What did we get up to over Autumn

squashes in the vegetable garden at Knightshayes

It's seems as though autumn has came and went so quickly this year. However, it was a season to savour here in the kitchen garden with so much left to harvest, and an abundance of rich colour and mellow sunny afternoons.

The frenetic pace of summer begins to ease but there’s still plenty to do as we begin cutting back, pruning and mulching the soil.
The apples and plums come into their own and we all get really excited about the squash and pumpkin harvest.  We have some sprucing up to do in the form of presentation work on the hedges. These are already looking much smarter, after their seasonal haircut at the end of summer.

The opening of our middle terrace has been a great success, allowing visitors in to a previously closed off part of the garden. We've had lots of interesting questions and hope it has helped people learn more about the conservation work we do. Excitingly, the restoration of our west wall is almost complete, too. The repointing and rewiring, carried out by Devon Ecobuild, will allow us to plant up the wall with some lovely heritage fruit trees, trained in traditional styles this winter.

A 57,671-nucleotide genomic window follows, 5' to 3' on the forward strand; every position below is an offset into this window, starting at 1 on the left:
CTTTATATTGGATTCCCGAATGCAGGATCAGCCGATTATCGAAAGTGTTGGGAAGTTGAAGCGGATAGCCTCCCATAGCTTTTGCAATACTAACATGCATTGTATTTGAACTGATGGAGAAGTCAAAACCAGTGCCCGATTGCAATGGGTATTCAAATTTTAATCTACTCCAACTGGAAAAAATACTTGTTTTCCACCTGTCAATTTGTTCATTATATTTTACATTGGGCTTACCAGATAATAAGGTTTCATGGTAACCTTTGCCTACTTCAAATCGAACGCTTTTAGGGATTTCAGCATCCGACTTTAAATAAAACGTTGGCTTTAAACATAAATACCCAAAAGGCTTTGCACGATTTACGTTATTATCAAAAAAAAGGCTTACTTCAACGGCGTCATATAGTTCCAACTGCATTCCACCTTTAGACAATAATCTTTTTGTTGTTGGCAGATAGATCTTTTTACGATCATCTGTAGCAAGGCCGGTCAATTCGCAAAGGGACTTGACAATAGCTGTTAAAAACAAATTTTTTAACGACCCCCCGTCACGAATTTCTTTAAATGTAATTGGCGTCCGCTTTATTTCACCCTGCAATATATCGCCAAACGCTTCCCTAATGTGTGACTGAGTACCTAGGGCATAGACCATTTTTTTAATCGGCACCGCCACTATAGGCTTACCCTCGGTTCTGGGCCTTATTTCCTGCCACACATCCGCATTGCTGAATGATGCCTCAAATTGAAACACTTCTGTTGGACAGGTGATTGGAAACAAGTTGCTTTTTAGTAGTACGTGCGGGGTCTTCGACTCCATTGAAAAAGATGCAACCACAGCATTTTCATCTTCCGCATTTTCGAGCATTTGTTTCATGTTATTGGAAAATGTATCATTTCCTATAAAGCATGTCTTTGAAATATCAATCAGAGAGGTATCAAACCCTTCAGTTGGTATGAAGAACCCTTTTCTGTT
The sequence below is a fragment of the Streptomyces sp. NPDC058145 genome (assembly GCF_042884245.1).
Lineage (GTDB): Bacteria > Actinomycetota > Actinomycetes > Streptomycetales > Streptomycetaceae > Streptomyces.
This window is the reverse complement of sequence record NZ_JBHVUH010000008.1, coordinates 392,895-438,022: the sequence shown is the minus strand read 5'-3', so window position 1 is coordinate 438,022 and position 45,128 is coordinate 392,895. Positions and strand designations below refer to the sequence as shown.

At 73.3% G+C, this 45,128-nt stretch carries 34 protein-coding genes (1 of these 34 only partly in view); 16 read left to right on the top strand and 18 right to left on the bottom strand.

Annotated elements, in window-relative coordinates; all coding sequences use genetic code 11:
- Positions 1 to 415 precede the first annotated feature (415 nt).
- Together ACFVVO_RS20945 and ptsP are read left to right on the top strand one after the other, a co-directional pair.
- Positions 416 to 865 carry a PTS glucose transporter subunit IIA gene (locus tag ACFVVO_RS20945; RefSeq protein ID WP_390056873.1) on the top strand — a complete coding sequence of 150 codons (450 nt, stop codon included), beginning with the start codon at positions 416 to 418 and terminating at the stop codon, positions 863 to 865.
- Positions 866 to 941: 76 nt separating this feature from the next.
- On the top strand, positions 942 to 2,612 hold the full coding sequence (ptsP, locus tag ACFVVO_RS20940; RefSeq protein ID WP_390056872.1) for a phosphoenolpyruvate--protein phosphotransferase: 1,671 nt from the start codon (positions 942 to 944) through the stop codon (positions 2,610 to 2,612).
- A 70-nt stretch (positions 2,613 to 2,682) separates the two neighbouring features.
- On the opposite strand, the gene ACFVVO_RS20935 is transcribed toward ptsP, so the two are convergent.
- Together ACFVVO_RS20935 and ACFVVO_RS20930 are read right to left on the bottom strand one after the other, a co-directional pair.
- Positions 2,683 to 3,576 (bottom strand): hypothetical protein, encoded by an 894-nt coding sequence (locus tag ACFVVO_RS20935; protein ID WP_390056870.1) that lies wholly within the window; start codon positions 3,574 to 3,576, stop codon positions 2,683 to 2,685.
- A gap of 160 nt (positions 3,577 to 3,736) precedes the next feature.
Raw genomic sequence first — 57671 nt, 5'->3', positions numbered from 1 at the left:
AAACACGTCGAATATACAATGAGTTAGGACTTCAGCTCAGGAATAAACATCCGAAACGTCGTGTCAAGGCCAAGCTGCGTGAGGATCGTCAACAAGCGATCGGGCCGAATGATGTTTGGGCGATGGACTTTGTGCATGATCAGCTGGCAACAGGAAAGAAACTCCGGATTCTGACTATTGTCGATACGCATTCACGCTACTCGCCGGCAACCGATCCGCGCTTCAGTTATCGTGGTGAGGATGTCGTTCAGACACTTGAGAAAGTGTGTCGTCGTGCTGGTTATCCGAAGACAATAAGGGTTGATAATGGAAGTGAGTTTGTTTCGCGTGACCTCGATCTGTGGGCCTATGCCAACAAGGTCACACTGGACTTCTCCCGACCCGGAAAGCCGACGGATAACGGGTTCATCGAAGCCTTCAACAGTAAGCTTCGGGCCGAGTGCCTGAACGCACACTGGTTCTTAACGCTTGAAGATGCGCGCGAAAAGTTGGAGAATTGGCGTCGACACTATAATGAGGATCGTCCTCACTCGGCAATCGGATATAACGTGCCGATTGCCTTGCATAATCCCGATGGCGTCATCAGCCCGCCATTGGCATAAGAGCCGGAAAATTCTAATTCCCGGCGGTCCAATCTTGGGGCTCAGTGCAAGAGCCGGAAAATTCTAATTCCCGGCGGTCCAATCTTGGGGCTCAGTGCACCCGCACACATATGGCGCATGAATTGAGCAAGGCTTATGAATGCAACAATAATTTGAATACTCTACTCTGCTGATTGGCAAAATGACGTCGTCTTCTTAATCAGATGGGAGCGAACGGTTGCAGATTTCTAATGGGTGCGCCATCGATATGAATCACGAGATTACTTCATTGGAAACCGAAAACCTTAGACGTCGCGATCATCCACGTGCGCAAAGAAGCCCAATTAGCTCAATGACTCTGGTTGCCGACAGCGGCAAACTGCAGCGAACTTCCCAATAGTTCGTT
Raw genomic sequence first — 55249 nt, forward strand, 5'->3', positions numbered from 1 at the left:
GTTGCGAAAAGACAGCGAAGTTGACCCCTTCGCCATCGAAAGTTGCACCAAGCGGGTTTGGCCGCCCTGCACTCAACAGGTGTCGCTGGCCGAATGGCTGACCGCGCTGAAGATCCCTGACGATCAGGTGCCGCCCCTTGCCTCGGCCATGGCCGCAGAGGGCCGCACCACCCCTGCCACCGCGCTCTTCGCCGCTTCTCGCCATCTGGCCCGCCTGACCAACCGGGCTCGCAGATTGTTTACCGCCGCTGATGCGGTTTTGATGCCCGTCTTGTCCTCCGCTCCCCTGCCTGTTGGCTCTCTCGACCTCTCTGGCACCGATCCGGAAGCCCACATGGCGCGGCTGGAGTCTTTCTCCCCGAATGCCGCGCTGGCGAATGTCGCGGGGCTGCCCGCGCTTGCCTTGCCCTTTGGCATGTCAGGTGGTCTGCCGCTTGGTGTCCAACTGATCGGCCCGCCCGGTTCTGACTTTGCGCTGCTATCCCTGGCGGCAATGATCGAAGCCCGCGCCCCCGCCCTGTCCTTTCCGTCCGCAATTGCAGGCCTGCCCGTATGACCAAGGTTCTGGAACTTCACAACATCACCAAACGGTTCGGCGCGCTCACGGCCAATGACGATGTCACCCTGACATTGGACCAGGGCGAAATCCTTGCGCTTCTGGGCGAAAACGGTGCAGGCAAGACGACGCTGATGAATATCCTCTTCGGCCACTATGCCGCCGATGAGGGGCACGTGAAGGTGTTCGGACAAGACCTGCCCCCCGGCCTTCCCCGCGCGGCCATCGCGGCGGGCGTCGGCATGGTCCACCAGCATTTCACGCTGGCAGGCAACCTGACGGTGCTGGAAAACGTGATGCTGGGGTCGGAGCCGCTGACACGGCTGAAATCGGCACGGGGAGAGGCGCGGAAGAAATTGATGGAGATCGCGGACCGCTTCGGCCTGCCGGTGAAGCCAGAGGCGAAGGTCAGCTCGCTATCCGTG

vines in the autumnal sun in Knightshayes walled garden
vines on a trellis in autumnal sunlight at Knightshayes
vines in the autumnal sun in Knightshayes walled garden

Out on the beds and in our undercover areas we have had a great selection of tender exotic crops this year, many of them 'Lost crops of the Inca's'. These have done really well and we have been able to sell tomatillos, Achocha, aubergines and chilli's in our little kitchen garden shop.

We hope we can make something exciting with our quinoa harvest and will keep you posted when our wonderful Oca tubers get harvested this winter. We are even hoping to save our own Achocha seed this year.
We also held our biannual seed swap event in September. Visitors dropped in with spare seeds and exchanged them for some of Knightshayes own seeds. Part of our conservation work includes taking care of a great range of heritage vegetables and a selections of these seeds were on offer, so that we can help contribute to keeping rare heritage veg and fruit going in lots of different gardens in the years to come.

Gardeners working in the walled garden

The kitchen garden at Knightshayes

This two-and-a-half-acre walled kitchen garden with fairytale turrets is home to a vast collection of crops which are now almost extinct – including 102 varieties of heritage tomatoes.